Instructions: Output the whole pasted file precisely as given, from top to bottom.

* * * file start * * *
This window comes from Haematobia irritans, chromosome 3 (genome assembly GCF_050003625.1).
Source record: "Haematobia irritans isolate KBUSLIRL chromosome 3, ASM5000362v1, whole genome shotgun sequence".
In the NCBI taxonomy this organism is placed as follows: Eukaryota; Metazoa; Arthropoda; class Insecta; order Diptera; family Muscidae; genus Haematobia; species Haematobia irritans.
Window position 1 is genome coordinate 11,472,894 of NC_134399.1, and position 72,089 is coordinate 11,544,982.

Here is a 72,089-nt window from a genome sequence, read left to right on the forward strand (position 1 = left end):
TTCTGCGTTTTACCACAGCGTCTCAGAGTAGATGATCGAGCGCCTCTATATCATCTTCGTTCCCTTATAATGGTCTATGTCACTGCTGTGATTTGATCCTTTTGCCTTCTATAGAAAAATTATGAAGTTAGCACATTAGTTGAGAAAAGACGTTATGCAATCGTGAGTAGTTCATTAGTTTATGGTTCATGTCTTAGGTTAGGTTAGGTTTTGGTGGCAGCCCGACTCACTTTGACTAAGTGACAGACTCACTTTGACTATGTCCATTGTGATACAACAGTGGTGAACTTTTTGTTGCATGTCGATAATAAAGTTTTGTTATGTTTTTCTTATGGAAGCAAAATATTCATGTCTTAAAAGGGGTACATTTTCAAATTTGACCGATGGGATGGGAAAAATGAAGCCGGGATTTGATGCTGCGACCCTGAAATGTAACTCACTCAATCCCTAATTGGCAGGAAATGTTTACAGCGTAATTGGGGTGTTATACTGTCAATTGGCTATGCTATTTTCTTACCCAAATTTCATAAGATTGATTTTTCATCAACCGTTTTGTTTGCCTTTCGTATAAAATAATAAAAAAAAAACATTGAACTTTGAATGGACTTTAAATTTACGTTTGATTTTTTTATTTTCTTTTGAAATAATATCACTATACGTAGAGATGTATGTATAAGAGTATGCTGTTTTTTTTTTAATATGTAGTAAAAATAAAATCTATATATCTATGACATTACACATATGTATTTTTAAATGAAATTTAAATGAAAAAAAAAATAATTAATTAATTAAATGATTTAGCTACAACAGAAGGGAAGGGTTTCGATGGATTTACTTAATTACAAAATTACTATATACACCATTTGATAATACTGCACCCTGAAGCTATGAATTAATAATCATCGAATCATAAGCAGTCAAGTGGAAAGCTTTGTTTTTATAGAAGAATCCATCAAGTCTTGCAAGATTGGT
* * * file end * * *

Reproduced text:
This window comes from Haematobia irritans, chromosome 3 (genome assembly GCF_050003625.1).
Source record: "Haematobia irritans isolate KBUSLIRL chromosome 3, ASM5000362v1, whole genome shotgun sequence".
In the NCBI taxonomy this organism is placed as follows: Eukaryota; Metazoa; Arthropoda; class Insecta; order Diptera; family Muscidae; genus Haematobia; species Haematobia irritans.
Window position 1 is genome coordinate 11,472,894 of NC_134399.1, and position 72,089 is coordinate 11,544,982.

Here is a 72,089-nt window from a genome sequence, read left to right on the forward strand (position 1 = left end):
TTCTGCGTTTTACCACAGCGTCTCAGAGTAGATGATCGAGCGCCTCTATATCATCTTCGTTCCCTTATAATGGTCTATGTCACTGCTGTGATTTGATCCTTTTGCCTTCTATAGAAAAATTATGAAGTTAGCACATTAGTTGAGAAAAGACGTTATGCAATCGTGAGTAGTTCATTAGTTTATGGTTCATGTCTTAGGTTAGGTTAGGTTTTGGTGGCAGCCCGACTCACTTTGACTAAGTGACAGACTCACTTTGACTATGTCCATTGTGATACAACAGTGGTGAACTTTTTGTTGCATGTCGATAATAAAGTTTTGTTATGTTTTTCTTATGGAAGCAAAATATTCATGTCTTAAAAGGGGTACATTTTCAAATTTGACCGATGGGATGGGAAAAATGAAGCCGGGATTTGATGCTGCGACCCTGAAATGTAACTCACTCAATCCCTAATTGGCAGGAAATGTTTACAGCGTAATTGGGGTGTTATACTGTCAATTGGCTATGCTATTTTCTTACCCAAATTTCATAAGATTGATTTTTCATCAACCGTTTTGTTTGCCTTTCGTATAAAATAATAAAAAAAAAACATTGAACTTTGAATGGACTTTAAATTTACGTTTGATTTTTTTATTTTCTTTTGAAATAATATCACTATACGTAGAGATGTATGTATAAGAGTATGCTGTTTTTTTTTTAATATGTAGTAAAAATAAAATCTATATATCTATGACATTACACATATGTATTTTTAAATGAAATTTAAATGAAAAAAAAAATAATTAATTAATTAAATGATTTAGCTACAACAGAAGGGAAGGGTTTCGATGGATTTACTTAATTACAAAATTACTATATACACCATTTGATAATACTGCACCCTGAAGCTATGAATTAATAATCATCGAATCATAAGCAGTCAAGTGGAAAGCTTTGTTTTTATAGAAGAATCCATCAAGTCTTGCAAGATTGGT